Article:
This brings us to the third emphasis of the CBRT. That was the announcement at the last meeting that the positive real interest rate policy, which was declared to last a ‘long period’, will continue in inflation ‘until it reaches the 5 percent target.’ If this can be achieved, it will not be possible to postpone the establishment of market discipline, which was constantly postponed from 2013, and avoid the political bill that this could lead to the government.

In fact, the current policy is similar to the program implemented in the 2000s with the agreement of the IMF. At that time, the high positive real interest rate was the main axis of the implemented program. Even while the government was implementing such a severe program, it was able to increase its support for the votes. At that time, the high level of capital inflows made it possible.

We can also assess elements such as the EU membership agenda or the IMF program in this context. In this way, the high positive real interest rate did not cause the credit contraction, on the contrary, the credit expansion was able to continue strongly. However, the internal contradictions of this program arose when capital inflows slowed.


Let’s go to the present after the reminder of the 2000s. Now the problems are different. The issue is not focused on the public sector, it is on the private sector and is dispersed. Credit expansion has stalled and it is difficult to expect a new boom in the near future if the management of the economy maintains its current stance. Furthermore, the postponement of the establishment of market discipline could once again bring the pressure of the rapid devaluation of the TL back to the agenda and the government’s attempts after November 6 could suddenly evaporate. In this sense, the only condition for the continuation of the process without a traffic accident in government terms is the continuation of capital inflows.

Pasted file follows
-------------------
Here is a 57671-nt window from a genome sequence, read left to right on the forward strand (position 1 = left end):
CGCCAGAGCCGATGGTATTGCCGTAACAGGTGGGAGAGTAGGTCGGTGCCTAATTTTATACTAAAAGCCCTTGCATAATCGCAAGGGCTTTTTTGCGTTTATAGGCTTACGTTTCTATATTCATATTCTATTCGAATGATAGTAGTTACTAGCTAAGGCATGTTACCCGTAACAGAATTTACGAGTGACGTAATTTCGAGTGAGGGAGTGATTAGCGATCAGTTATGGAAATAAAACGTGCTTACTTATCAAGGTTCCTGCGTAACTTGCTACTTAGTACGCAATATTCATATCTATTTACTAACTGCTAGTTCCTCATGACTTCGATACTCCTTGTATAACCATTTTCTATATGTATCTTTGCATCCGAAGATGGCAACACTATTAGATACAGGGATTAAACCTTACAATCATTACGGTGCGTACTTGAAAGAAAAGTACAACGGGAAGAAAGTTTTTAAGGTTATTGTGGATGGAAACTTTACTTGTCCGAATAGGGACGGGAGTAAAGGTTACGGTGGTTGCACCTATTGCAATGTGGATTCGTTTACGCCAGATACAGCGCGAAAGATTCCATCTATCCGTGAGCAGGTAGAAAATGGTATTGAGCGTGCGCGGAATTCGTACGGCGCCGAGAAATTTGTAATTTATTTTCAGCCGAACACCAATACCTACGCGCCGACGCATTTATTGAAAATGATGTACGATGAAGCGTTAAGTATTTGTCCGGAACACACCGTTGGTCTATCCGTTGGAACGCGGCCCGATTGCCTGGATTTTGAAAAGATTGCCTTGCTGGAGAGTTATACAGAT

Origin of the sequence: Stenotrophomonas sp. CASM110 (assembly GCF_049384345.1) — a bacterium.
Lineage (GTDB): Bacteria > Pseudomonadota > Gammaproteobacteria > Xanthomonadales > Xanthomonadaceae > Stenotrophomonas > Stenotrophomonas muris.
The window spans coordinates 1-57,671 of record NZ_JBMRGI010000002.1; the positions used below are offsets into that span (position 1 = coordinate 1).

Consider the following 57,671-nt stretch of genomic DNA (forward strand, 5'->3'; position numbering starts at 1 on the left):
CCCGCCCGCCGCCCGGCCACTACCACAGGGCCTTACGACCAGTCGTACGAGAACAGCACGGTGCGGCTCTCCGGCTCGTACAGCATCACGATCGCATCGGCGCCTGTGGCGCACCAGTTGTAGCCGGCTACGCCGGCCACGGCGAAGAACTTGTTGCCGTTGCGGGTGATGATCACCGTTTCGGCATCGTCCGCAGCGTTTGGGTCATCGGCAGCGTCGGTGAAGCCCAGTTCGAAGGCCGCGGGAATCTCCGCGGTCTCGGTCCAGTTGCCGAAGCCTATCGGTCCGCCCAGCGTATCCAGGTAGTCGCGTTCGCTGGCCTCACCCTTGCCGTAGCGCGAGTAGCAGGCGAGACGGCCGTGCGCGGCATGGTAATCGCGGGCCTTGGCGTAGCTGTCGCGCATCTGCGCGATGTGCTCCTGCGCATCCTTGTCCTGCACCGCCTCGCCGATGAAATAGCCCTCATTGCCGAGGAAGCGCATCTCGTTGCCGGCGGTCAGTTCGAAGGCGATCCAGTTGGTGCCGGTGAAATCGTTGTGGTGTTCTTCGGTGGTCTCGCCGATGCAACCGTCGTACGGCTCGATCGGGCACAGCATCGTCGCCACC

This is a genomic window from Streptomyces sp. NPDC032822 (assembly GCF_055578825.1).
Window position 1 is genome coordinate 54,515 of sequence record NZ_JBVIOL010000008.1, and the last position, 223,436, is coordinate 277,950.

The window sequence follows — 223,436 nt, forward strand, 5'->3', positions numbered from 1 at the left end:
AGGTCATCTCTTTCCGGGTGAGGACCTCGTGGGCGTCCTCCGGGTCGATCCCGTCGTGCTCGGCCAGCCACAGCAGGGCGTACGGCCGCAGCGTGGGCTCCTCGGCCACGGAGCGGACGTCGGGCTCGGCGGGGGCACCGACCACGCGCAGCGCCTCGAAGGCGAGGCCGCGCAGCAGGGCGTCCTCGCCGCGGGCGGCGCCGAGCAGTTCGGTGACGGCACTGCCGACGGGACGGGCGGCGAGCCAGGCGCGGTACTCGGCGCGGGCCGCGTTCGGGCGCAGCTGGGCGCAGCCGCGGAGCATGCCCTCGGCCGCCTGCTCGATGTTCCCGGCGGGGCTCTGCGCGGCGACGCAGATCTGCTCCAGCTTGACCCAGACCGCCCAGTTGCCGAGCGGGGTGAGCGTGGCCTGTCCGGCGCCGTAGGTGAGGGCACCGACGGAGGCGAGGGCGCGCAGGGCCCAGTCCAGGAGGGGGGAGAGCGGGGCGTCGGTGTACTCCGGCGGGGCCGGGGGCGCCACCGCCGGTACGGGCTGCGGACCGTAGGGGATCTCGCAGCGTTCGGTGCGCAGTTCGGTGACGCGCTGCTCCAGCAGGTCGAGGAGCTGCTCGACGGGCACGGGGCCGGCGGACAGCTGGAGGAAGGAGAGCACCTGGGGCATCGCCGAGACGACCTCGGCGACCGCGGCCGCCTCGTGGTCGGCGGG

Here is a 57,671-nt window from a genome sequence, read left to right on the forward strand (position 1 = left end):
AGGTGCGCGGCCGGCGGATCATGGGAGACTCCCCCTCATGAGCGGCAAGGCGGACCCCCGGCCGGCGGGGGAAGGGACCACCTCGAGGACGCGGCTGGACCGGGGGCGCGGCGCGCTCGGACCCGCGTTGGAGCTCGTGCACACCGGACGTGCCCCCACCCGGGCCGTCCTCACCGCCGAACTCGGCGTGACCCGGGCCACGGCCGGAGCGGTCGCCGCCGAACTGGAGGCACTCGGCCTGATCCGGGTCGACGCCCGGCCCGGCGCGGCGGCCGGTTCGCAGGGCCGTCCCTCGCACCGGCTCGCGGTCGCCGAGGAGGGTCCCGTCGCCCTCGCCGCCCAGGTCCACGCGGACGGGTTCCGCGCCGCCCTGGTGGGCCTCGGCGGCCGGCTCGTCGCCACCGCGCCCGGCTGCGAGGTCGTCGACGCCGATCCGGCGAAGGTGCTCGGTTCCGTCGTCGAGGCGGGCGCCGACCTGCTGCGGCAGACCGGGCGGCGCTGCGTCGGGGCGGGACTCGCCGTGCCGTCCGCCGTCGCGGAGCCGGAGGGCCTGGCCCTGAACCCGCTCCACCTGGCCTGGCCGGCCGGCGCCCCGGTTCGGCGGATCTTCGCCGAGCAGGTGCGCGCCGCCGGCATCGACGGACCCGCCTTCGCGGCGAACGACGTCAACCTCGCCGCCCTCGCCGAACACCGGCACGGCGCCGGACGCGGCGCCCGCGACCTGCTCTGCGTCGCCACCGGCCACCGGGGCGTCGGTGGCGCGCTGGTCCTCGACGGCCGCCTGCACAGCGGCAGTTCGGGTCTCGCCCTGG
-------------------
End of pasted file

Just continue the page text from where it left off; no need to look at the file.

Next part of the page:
While the global economic environment is ripe for this for a while, the problem is not limited to this. Under any circumstance, the possibility of liquidation of zombie companies as a result of unemployment reaching 30 percent, chronic cost of living and the persistence of high interest rates creates a downward slope for the government. The fact that the official opposition began to question the government’s agenda shows that this inclined plane is reflected within the ruling bloc. From now on, a very critical period will begin for the fate of the authoritarian consolidation initiative that has been taking place since 2018.

Assoc. Dr. Ümit Akçay teaches at the Berlin School of Economics and Law (HWR Berlin). He previously worked at Istanbul Bilgi University, METU, Atılım University, New York University and Ordu University. Akçay, co-author of Financialization, Debt Crisis and Collapse: The Future of Global Capitalism (Ankara: Notabene, 2016); Money, Banking, Government: Central Bank Independence from Political Economy (Istanbul: SAV, 2009) with Capitalism Planning: Transformation of Planning and State Planning Organization in Turkey (Istanbul: SAV, 2007) is the author of the book . Akçay is currently interested in the fields of international political economy, central banking and financialization.

Newspaper Wall excerpt, full article here